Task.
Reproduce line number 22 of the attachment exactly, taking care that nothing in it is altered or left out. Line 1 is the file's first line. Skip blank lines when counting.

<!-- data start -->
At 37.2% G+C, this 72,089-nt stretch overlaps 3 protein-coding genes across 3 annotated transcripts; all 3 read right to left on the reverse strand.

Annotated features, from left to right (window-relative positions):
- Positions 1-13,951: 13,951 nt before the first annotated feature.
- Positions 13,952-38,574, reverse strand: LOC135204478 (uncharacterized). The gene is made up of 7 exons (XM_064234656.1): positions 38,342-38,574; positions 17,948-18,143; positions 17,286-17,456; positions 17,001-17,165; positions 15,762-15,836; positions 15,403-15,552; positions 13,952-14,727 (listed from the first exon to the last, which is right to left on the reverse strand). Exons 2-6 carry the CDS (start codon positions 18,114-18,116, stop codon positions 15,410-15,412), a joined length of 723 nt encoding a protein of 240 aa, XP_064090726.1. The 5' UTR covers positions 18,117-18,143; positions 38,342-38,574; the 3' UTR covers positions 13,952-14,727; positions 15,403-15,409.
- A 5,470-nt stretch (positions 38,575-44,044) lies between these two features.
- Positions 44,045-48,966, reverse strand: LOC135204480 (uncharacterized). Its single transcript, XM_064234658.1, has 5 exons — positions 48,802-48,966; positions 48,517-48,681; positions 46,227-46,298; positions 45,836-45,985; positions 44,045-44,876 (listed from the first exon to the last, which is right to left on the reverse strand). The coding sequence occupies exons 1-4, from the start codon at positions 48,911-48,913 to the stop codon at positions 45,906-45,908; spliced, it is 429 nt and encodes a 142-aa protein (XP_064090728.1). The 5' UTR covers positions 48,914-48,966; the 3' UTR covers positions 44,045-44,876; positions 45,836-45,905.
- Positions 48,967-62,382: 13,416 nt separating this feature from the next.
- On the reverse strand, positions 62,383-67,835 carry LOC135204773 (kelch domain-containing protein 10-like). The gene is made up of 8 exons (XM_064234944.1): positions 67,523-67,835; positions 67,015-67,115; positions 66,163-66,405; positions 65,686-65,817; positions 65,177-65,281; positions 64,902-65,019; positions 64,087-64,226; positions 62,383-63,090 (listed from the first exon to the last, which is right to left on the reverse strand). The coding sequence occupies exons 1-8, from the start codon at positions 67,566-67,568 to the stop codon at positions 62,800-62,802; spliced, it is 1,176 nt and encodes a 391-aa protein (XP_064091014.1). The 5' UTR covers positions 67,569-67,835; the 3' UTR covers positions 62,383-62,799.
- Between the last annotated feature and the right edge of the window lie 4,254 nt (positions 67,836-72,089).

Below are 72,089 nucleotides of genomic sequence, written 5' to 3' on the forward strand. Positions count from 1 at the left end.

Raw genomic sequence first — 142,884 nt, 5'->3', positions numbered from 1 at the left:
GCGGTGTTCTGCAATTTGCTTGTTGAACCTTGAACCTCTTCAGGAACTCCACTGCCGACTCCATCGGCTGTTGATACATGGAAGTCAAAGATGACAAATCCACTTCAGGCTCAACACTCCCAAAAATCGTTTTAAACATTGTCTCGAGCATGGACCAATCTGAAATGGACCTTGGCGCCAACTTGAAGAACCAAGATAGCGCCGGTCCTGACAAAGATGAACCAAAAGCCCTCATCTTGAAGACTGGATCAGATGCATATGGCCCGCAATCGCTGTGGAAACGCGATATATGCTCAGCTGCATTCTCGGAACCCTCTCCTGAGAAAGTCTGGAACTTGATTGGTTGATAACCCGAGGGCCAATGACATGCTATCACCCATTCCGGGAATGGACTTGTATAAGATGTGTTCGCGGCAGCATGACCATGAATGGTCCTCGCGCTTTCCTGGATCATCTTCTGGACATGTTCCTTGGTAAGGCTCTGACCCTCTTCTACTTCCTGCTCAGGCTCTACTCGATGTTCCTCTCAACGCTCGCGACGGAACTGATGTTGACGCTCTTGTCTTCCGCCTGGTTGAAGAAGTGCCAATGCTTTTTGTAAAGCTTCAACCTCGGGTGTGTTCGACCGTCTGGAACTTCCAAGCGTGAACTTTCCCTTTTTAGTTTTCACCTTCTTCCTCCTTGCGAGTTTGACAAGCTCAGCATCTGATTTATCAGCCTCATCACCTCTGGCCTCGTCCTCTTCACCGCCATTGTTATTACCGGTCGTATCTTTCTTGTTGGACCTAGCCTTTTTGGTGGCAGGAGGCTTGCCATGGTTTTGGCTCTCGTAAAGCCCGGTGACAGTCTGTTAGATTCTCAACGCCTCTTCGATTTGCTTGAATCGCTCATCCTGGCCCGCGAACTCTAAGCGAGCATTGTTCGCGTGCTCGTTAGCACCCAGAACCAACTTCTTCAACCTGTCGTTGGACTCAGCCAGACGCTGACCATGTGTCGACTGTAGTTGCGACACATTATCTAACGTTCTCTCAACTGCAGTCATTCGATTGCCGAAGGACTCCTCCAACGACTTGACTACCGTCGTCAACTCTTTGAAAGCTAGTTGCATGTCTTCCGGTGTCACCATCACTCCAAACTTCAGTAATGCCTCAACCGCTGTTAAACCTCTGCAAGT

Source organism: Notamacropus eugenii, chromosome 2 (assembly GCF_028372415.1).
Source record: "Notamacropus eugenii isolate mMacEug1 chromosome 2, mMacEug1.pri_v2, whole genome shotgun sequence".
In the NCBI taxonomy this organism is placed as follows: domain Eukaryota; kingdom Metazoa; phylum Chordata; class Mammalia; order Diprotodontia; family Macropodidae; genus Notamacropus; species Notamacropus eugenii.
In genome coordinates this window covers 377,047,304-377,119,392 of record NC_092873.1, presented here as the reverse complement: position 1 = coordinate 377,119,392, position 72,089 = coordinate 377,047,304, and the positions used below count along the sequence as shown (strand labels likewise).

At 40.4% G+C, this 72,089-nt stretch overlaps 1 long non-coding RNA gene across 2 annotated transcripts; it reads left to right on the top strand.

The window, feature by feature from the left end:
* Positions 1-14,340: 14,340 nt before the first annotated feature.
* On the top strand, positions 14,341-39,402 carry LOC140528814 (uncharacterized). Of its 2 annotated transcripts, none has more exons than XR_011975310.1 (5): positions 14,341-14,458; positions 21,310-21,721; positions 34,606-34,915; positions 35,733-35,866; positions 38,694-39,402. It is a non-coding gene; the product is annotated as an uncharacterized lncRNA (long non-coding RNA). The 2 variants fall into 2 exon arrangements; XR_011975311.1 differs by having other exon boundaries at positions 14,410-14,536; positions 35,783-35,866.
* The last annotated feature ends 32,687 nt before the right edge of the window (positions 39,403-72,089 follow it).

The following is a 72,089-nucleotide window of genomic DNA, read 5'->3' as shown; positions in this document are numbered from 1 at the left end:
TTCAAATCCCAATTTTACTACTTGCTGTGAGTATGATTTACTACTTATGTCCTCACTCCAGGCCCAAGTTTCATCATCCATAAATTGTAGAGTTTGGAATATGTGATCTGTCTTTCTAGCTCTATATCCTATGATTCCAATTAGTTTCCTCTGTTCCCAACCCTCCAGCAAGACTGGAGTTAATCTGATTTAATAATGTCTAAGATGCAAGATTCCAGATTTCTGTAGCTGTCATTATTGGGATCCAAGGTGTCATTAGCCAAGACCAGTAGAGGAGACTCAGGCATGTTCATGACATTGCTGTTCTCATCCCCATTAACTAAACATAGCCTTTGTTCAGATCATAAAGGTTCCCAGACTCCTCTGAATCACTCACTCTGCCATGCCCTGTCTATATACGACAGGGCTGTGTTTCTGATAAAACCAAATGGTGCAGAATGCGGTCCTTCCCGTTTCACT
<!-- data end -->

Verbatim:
The following is a 72,089-nucleotide window of genomic DNA, read 5'->3' as shown; positions in this document are numbered from 1 at the left end: